‘The Economist's Adam Roberts on India's economy’

India’s economy is booming, though its infrastructure is woeful. This creates many opportunities to jump on board the juggernaut but gains will be slow in coming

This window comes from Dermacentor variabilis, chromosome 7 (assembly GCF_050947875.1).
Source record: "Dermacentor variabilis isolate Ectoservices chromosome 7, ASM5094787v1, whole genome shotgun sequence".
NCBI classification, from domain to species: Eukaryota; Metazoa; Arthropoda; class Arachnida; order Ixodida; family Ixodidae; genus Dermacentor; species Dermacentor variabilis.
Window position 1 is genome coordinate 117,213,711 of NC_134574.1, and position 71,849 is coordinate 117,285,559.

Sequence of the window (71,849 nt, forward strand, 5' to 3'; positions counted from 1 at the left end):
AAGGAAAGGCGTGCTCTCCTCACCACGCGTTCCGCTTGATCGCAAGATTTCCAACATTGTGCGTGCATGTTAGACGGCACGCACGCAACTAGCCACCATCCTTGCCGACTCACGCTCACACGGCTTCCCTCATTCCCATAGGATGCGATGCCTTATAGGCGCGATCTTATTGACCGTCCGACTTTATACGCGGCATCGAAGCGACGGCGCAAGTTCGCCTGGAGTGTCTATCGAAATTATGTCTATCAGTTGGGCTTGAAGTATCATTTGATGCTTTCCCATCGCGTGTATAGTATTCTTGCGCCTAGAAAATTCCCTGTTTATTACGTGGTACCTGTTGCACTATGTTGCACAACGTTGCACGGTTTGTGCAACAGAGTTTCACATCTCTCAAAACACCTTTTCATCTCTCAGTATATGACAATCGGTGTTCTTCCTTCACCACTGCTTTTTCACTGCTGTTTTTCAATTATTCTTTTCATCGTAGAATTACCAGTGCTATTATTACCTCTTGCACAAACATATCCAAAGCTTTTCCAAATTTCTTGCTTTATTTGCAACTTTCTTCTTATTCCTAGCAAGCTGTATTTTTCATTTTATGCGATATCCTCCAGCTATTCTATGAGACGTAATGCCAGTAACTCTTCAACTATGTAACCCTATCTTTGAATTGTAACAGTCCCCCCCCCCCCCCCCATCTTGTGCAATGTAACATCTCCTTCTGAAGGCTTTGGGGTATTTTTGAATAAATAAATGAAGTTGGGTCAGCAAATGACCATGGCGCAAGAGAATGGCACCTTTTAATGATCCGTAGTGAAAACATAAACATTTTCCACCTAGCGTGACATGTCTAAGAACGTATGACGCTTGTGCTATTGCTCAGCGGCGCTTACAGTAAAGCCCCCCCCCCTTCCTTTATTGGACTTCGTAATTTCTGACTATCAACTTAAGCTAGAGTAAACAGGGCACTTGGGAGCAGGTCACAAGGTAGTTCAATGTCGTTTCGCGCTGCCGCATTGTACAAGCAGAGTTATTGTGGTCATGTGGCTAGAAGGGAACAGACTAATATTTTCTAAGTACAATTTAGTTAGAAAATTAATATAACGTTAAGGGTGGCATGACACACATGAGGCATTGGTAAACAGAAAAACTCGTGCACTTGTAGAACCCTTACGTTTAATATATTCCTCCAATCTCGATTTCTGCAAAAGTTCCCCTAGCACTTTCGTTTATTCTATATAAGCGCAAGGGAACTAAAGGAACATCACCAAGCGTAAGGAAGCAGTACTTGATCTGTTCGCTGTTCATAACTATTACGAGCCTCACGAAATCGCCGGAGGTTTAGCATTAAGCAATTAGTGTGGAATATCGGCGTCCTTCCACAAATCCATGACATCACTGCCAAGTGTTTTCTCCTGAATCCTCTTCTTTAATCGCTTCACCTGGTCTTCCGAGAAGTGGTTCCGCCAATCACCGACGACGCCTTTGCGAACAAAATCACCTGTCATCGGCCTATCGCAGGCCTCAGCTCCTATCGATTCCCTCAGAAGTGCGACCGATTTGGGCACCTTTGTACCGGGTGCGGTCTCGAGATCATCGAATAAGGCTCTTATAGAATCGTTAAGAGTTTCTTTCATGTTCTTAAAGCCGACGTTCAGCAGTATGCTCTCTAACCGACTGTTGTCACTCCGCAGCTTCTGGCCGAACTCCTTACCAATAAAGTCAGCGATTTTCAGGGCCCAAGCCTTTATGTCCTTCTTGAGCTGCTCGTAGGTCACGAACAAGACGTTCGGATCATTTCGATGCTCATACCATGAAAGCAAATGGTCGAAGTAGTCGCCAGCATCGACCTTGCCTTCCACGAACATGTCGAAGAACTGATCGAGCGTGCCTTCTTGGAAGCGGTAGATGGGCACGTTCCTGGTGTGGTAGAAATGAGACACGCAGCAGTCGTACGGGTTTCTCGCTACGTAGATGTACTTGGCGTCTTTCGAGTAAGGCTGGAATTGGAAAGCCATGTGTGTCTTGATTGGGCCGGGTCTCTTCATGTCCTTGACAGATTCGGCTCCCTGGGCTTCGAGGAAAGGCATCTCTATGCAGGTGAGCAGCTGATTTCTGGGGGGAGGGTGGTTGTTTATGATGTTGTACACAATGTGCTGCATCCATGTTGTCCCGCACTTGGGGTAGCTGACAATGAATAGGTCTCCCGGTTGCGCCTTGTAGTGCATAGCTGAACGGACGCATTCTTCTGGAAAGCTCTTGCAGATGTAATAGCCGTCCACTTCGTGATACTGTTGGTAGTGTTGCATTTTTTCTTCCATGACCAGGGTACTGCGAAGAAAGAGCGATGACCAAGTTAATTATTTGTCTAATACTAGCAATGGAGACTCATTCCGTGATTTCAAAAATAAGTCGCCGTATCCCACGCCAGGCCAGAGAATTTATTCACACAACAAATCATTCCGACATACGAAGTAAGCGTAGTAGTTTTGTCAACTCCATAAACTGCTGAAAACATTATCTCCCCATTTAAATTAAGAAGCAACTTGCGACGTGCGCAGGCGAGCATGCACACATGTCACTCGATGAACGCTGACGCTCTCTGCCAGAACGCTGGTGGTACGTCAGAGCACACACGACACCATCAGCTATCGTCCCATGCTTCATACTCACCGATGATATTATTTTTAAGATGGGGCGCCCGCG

Take almost any measure and India’s rise looks unstoppable. Its population will surpass China’s in a couple of decades. Rapid GDP growth – expect eight per cent or more in the coming year – has set it on course to be the planet’s third-largest economy in the foreseeable future. Its diplomatic heft is increasing: it is now a temporary member of the UN Security Council and a permanent spot will follow one day. It is home to dozens of dollar billionaires, a booming middle class and some huge companies with global reach. Not only that, its cricketers are world champions. But where India fails is in wearily familiar territory: its rotten roads, crowded ports, unreliable energy supply, jammed up rail tracks and crumbling cities. Investors say that frustration with broken and overused infrastructure is their number one problem. Plant operators cannot rely on a steady supply of electricity; potholed, half-rebuilt, single-lane highways make trading goods slow and costly. Tourists shy away, anxious about public health and getting around safely, and locals are spooked by reports of “superbugs” in Delhi’s overwhelmed public water system. India aspires to be a great power, but much of its infrastructure is worse than parts of Africa. The Economist Intelligence Unit’s most recent study of the subject ranked India a miserable 75th out of 82 nations for the quality of infrastructure. Embarrassing showpiece failures – notably crumbling stadiums and a collapsed bridge in the 2010 Commonwealth Games in Delhi – damage the national reputation. Poor agricultural logistics mean chronic difficulties getting fresh goods from farm gates to consumers’ kitchens, which causes massive wastage. But not all the news is bad. The government plans to spend $1trn (nearly half to be raised by the private sector, local and foreign) on infrastructure between 2012 and 2017. Liberalisation has brought real gains. India’s privately run airports and competitive airlines have become the great transport success of recent years. Delhi, Mumbai and several other cities now have world-class terminals. Delhi, too, saw its high-speed airport train open earlier this year, which connects to a well-run, air-conditioned city metro. In the next few years other large cities across India will add their own metro rail networks. More often than not private contractors, in partnership with the government, do the heavy lifting. A competitive market for private mobile-phone operators has followed huge investments and the rolling out of 2G and 3G spectrum. Internet access lags far behind most countries, so expect a big boost in spending there. And look, too, for a big rise in spending on farming – especially if foreign retailers such as Walmart or Tesco are allowed to get logistics chains and supermarkets running. Where matters are less obviously rosy is in old-fashioned areas, such as roads, railways and ports. The government recently eased restrictions on foreign capital being loaned in this area. It wants the private sector to help build massive new highways – the aim is for 10km of new roads to be built each day (half the value of an old target that proved impossible to reach). One such road will form an immense industrial corridor stretching from Delhi to Mumbai, the commercial capital. Progress, however, may be slow. Getting access to land is perennially difficult in India’s messy democracy (by contrast, China’s government can more easily order that land be set aside for factories or high-speed train tracks). Corruption among contractors and local officials, plus will-sapping bureaucracy, all deter investors. And much-needed policy reforms are slow in coming. But, like a juggernaut, getting something as massive as India to move is bound to be a slow process.



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